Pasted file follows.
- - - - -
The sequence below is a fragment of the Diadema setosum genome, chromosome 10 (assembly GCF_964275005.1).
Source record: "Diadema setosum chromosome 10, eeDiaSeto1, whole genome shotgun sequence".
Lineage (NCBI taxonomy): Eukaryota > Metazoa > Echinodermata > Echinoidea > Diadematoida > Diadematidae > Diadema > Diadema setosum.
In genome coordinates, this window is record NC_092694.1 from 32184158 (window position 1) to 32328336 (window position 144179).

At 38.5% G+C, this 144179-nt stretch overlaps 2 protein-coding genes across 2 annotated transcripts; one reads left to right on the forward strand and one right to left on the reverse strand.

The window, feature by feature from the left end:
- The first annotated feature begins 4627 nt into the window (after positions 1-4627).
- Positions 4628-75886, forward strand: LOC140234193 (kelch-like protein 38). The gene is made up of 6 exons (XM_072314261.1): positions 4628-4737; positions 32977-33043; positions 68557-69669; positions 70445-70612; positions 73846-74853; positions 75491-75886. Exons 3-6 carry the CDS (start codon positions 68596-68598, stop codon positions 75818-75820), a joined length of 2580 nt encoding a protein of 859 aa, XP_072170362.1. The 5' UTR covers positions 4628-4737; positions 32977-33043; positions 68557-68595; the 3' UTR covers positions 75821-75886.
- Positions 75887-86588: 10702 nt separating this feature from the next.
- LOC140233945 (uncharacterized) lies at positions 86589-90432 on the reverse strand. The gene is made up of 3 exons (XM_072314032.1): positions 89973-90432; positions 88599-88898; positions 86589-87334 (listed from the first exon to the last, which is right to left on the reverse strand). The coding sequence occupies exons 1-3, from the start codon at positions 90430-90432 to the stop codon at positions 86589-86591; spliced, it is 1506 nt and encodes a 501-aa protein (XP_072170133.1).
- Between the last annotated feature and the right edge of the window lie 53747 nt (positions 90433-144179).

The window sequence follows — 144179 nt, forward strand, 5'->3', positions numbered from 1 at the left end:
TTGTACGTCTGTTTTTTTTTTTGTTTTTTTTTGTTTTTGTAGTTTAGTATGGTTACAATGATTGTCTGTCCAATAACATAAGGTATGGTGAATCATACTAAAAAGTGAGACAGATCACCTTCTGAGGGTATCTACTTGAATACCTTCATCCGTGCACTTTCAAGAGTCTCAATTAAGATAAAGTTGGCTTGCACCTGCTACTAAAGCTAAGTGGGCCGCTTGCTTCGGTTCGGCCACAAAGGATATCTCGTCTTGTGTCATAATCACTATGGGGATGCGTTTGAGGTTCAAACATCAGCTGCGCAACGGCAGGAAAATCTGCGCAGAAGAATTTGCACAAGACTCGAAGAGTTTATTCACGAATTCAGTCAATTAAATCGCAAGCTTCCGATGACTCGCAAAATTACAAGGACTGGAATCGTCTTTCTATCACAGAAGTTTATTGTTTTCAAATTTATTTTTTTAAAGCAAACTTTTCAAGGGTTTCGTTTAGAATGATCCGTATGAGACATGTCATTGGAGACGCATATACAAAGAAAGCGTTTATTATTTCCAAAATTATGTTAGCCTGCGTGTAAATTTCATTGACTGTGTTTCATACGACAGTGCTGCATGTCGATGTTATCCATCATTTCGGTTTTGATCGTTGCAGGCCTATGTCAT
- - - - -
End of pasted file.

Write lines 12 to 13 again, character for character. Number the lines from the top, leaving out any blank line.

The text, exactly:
The window sequence follows — 144179 nt, forward strand, 5'->3', positions numbered from 1 at the left end:
TTGTACGTCTGTTTTTTTTTTTGTTTTTTTTTGTTTTTGTAGTTTAGTATGGTTACAATGATTGTCTGTCCAATAACATAAGGTATGGTGAATCATACTAAAAAGTGAGACAGATCACCTTCTGAGGGTATCTACTTGAATACCTTCATCCGTGCACTTTCAAGAGTCTCAATTAAGATAAAGTTGGCTTGCACCTGCTACTAAAGCTAAGTGGGCCGCTTGCTTCGGTTCGGCCACAAAGGATATCTCGTCTTGTGTCATAATCACTATGGGGATGCGTTTGAGGTTCAAACATCAGCTGCGCAACGGCAGGAAAATCTGCGCAGAAGAATTTGCACAAGACTCGAAGAGTTTATTCACGAATTCAGTCAATTAAATCGCAAGCTTCCGATGACTCGCAAAATTACAAGGACTGGAATCGTCTTTCTATCACAGAAGTTTATTGTTTTCAAATTTATTTTTTTAAAGCAAACTTTTCAAGGGTTTCGTTTAGAATGATCCGTATGAGACATGTCATTGGAGACGCATATACAAAGAAAGCGTTTATTATTTCCAAAATTATGTTAGCCTGCGTGTAAATTTCATTGACTGTGTTTCATACGACAGTGCTGCATGTCGATGTTATCCATCATTTCGGTTTTGATCGTTGCAGGCCTATGTCAT